Raman microscope

From Wikipedia, the free encyclopedia
Jump to: navigation, search
Photo of a Raman microscope made by Renishaw, with a sample enclosure
Raman microscope made by Renishaw plc

The Raman microscope is a laser-based microscopic device used to perform Raman spectroscopy.[1] The term MOLE (molecular optics laser examiner) is used to refer to the Raman-based microprobe.[1] The technique used is named after C. V. Raman who discovered the scattering properties in liquids.

The Raman microscope begins with a standard optical microscope, and adds an excitation laser, laser rejection filters, a spectrometer or monochromator, and an optical sensitive detector such as a charge-coupled device (CCD), or photomultiplier tube, (PMT). Traditionally Raman microscopy was used to measure the Raman spectrum of a point on a sample, more recently the technique has been extended to implement Raman spectroscopy for direct chemical imaging over the whole field of view on a 3D sample.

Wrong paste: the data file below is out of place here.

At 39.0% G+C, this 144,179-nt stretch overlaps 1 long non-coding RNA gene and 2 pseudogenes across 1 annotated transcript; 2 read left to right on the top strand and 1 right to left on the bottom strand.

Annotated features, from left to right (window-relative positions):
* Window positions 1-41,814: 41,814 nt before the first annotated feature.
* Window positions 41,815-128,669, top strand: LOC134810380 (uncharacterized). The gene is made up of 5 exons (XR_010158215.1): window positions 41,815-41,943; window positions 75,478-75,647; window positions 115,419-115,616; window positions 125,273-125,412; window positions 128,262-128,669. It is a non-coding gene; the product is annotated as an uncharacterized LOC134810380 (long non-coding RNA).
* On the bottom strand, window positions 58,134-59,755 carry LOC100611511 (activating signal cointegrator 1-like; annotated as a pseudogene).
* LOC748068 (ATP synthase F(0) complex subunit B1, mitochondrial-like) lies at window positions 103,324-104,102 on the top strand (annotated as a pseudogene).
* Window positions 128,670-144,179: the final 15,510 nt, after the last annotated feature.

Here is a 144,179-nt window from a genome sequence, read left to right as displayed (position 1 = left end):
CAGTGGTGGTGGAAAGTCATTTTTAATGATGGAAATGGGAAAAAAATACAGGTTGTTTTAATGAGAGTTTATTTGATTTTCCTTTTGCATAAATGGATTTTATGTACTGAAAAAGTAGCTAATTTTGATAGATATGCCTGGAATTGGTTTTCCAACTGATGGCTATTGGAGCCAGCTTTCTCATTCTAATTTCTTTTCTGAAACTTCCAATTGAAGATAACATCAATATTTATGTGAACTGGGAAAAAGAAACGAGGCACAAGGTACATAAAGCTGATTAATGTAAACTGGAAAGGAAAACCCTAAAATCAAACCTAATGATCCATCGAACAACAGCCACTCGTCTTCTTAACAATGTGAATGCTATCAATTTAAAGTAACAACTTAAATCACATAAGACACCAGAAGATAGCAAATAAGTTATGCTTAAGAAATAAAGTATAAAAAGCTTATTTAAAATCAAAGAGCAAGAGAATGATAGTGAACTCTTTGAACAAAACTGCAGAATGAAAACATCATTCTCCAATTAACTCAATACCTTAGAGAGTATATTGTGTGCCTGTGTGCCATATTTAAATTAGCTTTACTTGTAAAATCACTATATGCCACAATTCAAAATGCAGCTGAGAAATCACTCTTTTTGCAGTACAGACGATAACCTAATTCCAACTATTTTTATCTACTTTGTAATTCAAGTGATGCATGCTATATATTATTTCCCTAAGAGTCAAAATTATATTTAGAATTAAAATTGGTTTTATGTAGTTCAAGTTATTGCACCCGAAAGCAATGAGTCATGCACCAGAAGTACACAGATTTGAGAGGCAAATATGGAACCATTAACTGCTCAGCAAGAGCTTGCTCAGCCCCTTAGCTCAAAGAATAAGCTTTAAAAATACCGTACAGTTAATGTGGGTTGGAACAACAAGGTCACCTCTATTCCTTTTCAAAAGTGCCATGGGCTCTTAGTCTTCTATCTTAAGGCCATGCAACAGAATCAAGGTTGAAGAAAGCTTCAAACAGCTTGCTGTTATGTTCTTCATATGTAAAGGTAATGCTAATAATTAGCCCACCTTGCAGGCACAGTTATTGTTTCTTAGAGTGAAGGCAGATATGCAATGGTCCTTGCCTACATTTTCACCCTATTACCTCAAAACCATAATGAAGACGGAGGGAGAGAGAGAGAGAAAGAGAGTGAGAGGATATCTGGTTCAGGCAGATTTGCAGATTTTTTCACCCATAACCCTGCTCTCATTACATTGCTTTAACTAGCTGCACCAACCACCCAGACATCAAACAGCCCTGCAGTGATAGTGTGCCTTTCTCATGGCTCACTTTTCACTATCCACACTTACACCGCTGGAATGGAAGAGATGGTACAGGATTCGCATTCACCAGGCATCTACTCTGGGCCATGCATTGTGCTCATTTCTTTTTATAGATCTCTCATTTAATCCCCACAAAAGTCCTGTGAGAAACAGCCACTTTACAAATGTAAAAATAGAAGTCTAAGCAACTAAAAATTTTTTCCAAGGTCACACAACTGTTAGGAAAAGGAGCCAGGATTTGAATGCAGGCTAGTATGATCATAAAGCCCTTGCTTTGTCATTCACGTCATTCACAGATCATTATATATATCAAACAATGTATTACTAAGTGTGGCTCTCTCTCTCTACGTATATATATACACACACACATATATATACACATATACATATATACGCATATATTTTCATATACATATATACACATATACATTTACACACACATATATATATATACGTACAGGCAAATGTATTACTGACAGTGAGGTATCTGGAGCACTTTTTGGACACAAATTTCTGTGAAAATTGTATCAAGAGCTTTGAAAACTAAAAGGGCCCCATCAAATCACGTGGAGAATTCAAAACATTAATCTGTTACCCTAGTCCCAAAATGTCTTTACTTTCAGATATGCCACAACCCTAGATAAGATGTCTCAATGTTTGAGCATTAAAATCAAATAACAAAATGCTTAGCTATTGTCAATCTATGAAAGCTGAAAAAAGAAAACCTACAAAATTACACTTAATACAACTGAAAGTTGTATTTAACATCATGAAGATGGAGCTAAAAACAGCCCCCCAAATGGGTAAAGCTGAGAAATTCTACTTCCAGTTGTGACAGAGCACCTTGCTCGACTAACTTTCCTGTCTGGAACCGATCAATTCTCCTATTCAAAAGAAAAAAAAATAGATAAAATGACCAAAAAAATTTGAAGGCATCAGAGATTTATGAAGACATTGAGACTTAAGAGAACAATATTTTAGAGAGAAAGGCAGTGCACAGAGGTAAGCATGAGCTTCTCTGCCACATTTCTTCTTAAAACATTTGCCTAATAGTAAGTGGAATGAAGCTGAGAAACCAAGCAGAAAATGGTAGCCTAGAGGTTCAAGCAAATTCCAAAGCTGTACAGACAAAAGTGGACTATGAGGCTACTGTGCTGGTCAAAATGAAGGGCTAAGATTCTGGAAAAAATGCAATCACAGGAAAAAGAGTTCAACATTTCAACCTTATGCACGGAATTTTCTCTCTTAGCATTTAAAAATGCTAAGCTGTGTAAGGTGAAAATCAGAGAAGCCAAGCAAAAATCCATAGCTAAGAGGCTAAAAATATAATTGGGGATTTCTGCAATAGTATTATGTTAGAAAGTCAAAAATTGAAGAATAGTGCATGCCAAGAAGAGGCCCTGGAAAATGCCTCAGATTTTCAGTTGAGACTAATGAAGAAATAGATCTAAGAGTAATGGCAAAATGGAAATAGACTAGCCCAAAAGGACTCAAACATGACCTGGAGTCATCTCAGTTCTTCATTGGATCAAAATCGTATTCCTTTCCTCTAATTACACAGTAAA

See also[edit]


  1. ^ a b Microscopical techniques in the use of the molecular optics laser examiner Raman microprobe, by M. E. Andersen, R. Z. Muggli, Analytical Chemistry, 1981, 53 (12), pp 1772–1777 [1]